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EA CEO happens to be an Australian who played junior rep rugby


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May 22, 2004
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This is a bit of random trivia that doesn't necessarily mean there's much hope for a Rugby game, but I found it interesting none the less. I was reading the Australian Financial Review yesterday, and they had a rather engaging piece about Andrew Williams, a 41 year old Australian who has been the company's CEO for the past couple years.

For those interested, I've posted the article below and I'm sure you'll agree his background is interesting and his career impressive. It's just a shame that even in spite of him being at the helm we haven't seen any renewed interest at EA in producing rugby.

He's only been in the top job a couple years though, so perhaps it means there's more of a chance of a serious effort by them now. Who knows.


Electronic Arts boss Andrew Wilson is one of Australia's top global CEOs | afr.com

Wilson, 41, is transforming the once-struggling video game publisher through a period of immense digital disruption for the $90 billion industry.
In his 2¼ years leading EA, which turns over about $US4.5 billion ($6.4 billion) a year, the company's share price on the Nasdaq has almost tripled.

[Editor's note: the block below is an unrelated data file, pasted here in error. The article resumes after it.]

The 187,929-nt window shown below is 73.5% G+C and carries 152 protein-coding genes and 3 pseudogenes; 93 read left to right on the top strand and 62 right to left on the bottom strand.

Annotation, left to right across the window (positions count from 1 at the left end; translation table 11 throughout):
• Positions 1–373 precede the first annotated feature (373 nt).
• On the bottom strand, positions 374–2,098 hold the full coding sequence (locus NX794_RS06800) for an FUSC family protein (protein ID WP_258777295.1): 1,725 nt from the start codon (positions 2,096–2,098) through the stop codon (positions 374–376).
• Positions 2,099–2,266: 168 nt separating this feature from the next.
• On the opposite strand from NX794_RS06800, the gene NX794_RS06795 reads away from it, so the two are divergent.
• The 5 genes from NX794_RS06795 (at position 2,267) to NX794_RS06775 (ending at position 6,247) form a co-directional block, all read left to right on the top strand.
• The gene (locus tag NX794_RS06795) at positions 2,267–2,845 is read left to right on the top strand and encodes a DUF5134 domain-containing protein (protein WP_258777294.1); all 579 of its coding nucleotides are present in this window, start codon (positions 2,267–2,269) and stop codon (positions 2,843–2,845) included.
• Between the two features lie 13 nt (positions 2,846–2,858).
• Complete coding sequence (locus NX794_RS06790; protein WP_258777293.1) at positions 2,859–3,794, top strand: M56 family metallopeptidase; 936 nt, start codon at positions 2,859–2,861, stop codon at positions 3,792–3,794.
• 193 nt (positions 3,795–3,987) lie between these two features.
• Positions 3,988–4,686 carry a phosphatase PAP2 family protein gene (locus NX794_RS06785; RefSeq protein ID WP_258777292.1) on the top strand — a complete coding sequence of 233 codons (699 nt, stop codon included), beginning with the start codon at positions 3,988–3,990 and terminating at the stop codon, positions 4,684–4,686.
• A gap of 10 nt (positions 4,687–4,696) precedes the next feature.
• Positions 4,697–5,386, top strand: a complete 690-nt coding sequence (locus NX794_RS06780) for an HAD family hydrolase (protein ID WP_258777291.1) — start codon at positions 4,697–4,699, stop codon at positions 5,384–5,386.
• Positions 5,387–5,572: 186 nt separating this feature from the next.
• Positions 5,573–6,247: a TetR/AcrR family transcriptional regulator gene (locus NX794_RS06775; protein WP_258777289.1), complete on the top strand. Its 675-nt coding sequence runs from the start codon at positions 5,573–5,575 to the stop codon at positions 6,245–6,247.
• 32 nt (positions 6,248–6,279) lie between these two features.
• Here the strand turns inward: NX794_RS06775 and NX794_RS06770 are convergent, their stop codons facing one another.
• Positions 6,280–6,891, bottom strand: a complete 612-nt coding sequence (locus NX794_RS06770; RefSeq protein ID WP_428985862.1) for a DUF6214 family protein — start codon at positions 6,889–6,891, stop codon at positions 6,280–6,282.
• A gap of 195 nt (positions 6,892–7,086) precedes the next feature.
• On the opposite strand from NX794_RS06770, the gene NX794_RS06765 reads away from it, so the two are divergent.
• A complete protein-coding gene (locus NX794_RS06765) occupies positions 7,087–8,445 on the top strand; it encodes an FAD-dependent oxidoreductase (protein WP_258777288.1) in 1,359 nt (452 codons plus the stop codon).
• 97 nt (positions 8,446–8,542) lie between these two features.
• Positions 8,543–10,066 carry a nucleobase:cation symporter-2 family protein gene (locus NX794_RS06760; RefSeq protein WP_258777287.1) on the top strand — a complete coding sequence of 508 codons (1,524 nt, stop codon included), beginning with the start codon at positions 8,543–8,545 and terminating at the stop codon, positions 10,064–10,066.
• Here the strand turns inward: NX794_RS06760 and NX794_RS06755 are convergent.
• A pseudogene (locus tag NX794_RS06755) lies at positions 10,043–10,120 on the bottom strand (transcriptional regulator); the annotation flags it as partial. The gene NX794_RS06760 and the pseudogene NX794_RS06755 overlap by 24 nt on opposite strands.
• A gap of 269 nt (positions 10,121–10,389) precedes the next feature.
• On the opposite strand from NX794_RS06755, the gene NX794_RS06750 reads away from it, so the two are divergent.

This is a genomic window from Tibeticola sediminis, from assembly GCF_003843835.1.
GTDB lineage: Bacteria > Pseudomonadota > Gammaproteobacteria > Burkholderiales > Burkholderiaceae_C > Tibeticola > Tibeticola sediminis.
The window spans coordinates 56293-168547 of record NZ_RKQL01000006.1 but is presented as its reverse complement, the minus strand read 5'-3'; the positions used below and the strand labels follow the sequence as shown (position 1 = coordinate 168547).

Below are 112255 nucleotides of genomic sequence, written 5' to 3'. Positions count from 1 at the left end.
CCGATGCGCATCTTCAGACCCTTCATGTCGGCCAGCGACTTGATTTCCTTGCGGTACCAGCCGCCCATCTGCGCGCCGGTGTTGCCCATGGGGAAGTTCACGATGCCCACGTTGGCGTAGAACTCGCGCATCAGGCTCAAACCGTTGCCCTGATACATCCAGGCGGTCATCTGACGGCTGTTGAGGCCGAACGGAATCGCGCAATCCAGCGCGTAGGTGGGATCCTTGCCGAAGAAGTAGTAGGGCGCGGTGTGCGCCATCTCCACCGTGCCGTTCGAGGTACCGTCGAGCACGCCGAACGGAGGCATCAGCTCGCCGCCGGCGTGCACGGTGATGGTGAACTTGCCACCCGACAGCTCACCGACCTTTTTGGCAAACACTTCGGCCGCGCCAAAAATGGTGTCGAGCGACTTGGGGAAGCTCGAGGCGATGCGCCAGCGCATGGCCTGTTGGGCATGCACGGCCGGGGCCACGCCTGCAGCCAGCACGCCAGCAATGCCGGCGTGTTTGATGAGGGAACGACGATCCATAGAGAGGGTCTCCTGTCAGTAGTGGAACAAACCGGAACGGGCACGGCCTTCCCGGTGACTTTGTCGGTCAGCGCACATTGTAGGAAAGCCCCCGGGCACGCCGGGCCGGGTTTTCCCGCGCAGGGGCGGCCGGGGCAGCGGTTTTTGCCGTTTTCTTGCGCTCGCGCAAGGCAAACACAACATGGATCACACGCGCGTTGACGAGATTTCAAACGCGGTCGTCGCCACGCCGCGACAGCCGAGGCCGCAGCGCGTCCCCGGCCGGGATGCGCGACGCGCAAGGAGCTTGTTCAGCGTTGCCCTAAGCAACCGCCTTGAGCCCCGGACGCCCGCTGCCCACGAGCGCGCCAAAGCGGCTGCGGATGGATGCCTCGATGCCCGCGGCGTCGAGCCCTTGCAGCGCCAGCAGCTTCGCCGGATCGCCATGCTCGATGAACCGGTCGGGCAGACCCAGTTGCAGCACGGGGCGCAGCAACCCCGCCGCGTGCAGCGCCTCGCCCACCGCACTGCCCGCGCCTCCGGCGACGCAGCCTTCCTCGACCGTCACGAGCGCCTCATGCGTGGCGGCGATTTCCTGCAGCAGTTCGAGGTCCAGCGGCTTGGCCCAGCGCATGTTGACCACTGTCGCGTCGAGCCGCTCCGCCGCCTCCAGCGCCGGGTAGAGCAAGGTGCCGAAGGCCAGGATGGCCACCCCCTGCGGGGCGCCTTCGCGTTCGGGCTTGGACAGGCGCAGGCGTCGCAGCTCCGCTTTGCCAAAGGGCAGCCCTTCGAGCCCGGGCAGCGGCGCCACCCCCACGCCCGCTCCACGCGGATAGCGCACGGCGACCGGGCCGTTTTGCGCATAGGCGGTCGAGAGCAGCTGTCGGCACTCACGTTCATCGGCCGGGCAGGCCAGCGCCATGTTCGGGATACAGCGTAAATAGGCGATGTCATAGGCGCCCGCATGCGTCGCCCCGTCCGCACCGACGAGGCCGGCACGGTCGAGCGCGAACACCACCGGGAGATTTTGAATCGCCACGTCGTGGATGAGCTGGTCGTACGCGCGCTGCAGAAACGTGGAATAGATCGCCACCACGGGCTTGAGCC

The days of "gamers" buying their favourite sport or fighting game on a disc in store and sitting on the coach taking on a friend are largely over. Instead players buy, download and play the games online against potentially millions of challengers around the world. "The company is moving from an offline packaged goods company to an online content delivery service," Wilson says.

"We got the work ethic out of my father that has served us well to this day," he says. "He would get up at 4 o'clock in morning and work through to dark."

Between working, schooling and playing sport, there was only a little time for playing video games as a kid growing up in the 1980s. His family owned a very early model Commodore VIC-20, older than the more modern Commodore 64 and Atari his friends possessed. Wilson enjoyed Double Dragon, FIFA soccer and California Games.
"I've always had that sport orientation," he says.

Kicking goals

Wilson has since turned the FIFA soccer game into a $US1.5-billion annual money spinner for EA.
Wilson, who speaks confidently but with typical Australian humility, is evidently a calculated risk-taker. After quitting his law degree at Queensland University of Technology, he leapt into the fast-moving internet start-up world during the dotcom bubble in the late 1990s.

His entrepreneurial then boss, Kevin Cook, who Wilson met while managing an Italian restaurant at the wealthy Sanctuary Cove golfing community on the Gold coast, assumed the uni drop-out knew about computers because he was barely out of his teenage years.

In Sydney, Wilson cut his teeth helping build local websites for American Express, Coca Cola and the Sydney Olympic Games. He branched into raising venture capital and conducting initial public offerings for dotcom start-ups, sometimes using the corporate shell of defunct mining companies via backdoor listings.